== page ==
gaining credibility in this market, Haier started to introduce regular products to the U.S.
market. Hence, in order to succeed and capture a bigger pie in high-end white goods, it is
essential for Haier to be market-oriented and differentiated from other opponents.
To be market-oriented equally means to be customer-focused could set Haier apart
from its competitors. In the European market, Haier produced top-loader washing machines
in France rather than front-loaders favored by most Europeans. In 2004, revenue generated in
Europe accounted for 17 percent of Haier Groups total revenue. In the U.S. market, paying
attention to such minor details of consumers together with innovative ideas assisted Haier in
achieving highest global market share of 6.1 percent in 2010 from 2.3 percent in 2002.
Haiers successes continued with smaller dishwashers in Japan, video messages on
refrigerators in place of paper notes in Europe, and high-capacity laundry machines to
accommodate long robes worn in Pakistan.
Haiers Three Thirds Strategy
Haiers three third strategy was aiming at earning revenue equally from goods
produced and sold in China, goods produced in China and sold overseas, and goods produced
and sold overseas. This was a wise strategy as the company sought to build a concrete
position in the home market, following with a gradual expansion to the international market.
In light of goods produced and sold in China, Haier succeeded in targeting a rural area
through being a township and village enterprise (TVE) offering high-quality output in China
that was rare among Chinas 300 refrigerator manufacturers in 1984. (TVE operated at the
national and provincial level with the support of municipal government regarding bank credit,
machinery, import licenses, and operating inputs). In addition, being service-centered,

quality-centric, and market-oriented in 1990 helped Haier achieve its leading position in
China in 1991. In 1993, the Chinese central government tightened credit nationally whilst
Haier was counting on promised bank loans of RMB 1.6 billion, making the firm decide to
list 43.7 percent of its Qingdao Haier refrigerator on the Shanghai Stock Exchange in
November 1993. Consequently, Haier Electronics Group Co. was listed on The Hong
Kong Stock Exchange in 2005. Those activities contributed to justify Haiers second step of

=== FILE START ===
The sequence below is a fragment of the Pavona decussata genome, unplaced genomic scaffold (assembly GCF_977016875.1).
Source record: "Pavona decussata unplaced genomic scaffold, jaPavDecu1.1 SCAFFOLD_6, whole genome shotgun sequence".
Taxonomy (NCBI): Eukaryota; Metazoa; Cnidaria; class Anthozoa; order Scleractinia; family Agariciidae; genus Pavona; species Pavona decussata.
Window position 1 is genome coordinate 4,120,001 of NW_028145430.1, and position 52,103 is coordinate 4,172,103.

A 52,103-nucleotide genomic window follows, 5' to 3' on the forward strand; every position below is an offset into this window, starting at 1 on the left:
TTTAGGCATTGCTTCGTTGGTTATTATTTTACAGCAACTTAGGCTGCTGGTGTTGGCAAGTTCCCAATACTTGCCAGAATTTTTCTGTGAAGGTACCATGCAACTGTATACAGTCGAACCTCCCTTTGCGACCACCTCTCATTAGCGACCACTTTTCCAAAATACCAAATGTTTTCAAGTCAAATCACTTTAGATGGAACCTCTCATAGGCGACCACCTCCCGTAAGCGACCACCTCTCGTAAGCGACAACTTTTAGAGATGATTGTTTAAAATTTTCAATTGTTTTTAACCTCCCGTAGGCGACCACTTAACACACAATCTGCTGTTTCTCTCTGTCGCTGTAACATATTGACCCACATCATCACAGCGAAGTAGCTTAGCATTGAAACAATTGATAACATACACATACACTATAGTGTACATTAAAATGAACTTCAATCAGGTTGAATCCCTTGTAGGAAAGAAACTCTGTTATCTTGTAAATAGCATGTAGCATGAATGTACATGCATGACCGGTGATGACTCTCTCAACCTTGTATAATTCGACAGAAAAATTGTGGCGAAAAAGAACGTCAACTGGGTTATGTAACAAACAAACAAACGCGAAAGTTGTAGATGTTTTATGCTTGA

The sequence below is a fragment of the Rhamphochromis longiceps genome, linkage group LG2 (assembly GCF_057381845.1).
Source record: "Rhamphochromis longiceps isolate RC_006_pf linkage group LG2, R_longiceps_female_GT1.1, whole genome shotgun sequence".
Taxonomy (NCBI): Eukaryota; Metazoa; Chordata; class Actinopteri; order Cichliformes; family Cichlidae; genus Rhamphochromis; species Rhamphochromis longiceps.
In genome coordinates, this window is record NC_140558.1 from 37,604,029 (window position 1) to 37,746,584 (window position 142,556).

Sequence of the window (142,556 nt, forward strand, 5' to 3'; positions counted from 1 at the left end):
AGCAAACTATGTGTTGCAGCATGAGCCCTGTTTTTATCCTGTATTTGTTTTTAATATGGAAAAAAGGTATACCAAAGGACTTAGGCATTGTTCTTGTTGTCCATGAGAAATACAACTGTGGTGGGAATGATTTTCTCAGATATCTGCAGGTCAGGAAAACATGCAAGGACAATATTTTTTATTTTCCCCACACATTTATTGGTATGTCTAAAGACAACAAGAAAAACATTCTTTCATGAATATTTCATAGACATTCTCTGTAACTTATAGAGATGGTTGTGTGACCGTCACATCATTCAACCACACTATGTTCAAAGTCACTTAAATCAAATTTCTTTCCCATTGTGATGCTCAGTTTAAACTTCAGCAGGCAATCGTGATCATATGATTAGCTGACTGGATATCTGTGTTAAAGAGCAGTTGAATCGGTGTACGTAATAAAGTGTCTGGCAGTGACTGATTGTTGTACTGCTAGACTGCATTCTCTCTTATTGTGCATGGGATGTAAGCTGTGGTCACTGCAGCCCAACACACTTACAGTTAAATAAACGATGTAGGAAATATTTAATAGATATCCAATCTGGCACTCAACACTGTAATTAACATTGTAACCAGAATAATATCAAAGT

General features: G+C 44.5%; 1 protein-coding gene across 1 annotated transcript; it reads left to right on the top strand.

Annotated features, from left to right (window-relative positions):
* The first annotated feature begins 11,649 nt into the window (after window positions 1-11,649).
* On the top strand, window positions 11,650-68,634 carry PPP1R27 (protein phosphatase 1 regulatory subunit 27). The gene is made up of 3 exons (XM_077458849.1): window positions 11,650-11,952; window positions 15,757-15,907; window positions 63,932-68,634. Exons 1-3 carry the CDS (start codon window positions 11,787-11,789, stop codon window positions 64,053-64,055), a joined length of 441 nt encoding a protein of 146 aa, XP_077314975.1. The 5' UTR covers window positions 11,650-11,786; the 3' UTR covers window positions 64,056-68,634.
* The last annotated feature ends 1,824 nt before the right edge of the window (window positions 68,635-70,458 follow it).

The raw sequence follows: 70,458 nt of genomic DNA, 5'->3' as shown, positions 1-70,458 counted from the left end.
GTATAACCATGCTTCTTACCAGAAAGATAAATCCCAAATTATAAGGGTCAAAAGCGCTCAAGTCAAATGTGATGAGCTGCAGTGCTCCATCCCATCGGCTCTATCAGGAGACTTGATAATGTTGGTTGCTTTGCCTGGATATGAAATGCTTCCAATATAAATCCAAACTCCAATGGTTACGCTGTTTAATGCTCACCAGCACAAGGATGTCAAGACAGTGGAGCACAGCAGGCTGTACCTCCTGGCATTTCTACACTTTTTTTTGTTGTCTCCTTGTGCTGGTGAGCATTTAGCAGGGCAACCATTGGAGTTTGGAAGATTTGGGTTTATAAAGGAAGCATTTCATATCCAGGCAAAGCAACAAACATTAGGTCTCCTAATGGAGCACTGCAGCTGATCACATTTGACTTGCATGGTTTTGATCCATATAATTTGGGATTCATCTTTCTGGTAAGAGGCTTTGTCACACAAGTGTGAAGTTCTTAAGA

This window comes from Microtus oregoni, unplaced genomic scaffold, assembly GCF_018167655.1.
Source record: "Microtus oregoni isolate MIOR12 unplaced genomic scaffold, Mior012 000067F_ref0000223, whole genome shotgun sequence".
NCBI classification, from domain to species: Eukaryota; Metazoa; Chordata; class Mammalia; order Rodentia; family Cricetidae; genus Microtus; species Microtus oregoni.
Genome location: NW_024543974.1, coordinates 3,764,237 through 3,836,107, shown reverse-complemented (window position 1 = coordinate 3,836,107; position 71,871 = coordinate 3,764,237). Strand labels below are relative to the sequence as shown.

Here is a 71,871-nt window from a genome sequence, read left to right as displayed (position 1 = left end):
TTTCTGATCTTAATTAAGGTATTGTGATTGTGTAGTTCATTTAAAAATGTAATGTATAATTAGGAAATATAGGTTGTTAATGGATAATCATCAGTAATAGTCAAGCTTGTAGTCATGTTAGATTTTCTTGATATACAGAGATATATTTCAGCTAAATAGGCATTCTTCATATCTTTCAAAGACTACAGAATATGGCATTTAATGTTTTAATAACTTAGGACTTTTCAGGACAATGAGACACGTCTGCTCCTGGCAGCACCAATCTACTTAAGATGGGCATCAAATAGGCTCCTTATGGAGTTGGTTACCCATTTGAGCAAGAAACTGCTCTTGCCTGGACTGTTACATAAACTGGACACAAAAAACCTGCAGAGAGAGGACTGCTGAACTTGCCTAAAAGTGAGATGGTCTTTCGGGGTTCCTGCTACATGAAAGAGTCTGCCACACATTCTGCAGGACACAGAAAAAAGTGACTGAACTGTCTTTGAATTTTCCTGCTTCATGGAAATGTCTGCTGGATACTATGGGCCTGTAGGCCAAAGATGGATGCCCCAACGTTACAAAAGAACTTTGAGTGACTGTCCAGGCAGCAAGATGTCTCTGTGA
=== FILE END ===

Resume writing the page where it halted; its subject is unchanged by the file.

venturing into overseas markets.
Regarding goods produced in China and sold overseas, Haier initially began as a
contract manufacturer, which exported products would be sold under an original equipment
manufacturer (OEM) client brand in the United Kingdom, Germany, France, and Italy
orderly. By that, Haier can gain credibility and consumers acceptance in the international
market. Then, the firm decided to develop its own brand overseas. Haier was willing to bear
the costs of establishing the firm as an independent player overseas even though the firms
market share in the global market was about 1 to 3 percent since the objective was to
establish brand awareness and reputation in the global market. Haier was successful with its
niche-market and market-oriented strategy via satisfying unmet needs in the international
market as presented in the previous section.
In terms of goods produced and sold overseas, in the case of Haier America, it built
industrial park and refrigerator in South Carolina. The labor costs were high yet enabling the
company to offer premium products and to benefit from channel distribution within America.
In Haier Europe, the company utilized acquisition strategy to buy a refrigerator plant in
Padova, Italy to produce kitchen cabinetry customizing the products in response to the
European consumer preferences. For Haier India, the company implemented strategic
alliance with Indian appliance firm Fedder Lloyd Corporation to jointly produce and gain
insights into the Indian market. Besides, Haier sought to staff with local people to understand

the market and expand quickly. Having its own products manufactured in foreign markets,
Haier only sent temporary technical teams from China while relying on local partners, as the
firm believed that Haier in each country could be the Haier (that) that country created.
The three thirds strategy has granted Haier three numbers: 1, 8, and 28. Haier was the
number 1 white-goods manufacturer in China since 2001 by Euromonitor. A 75 percent
increase in Haiers 2010 profits was 8 times its 9 percent increase in revenues. 28 was the
rank of Haier Electronics Group on BusinessWeeks 2010 list of the most innovative firms.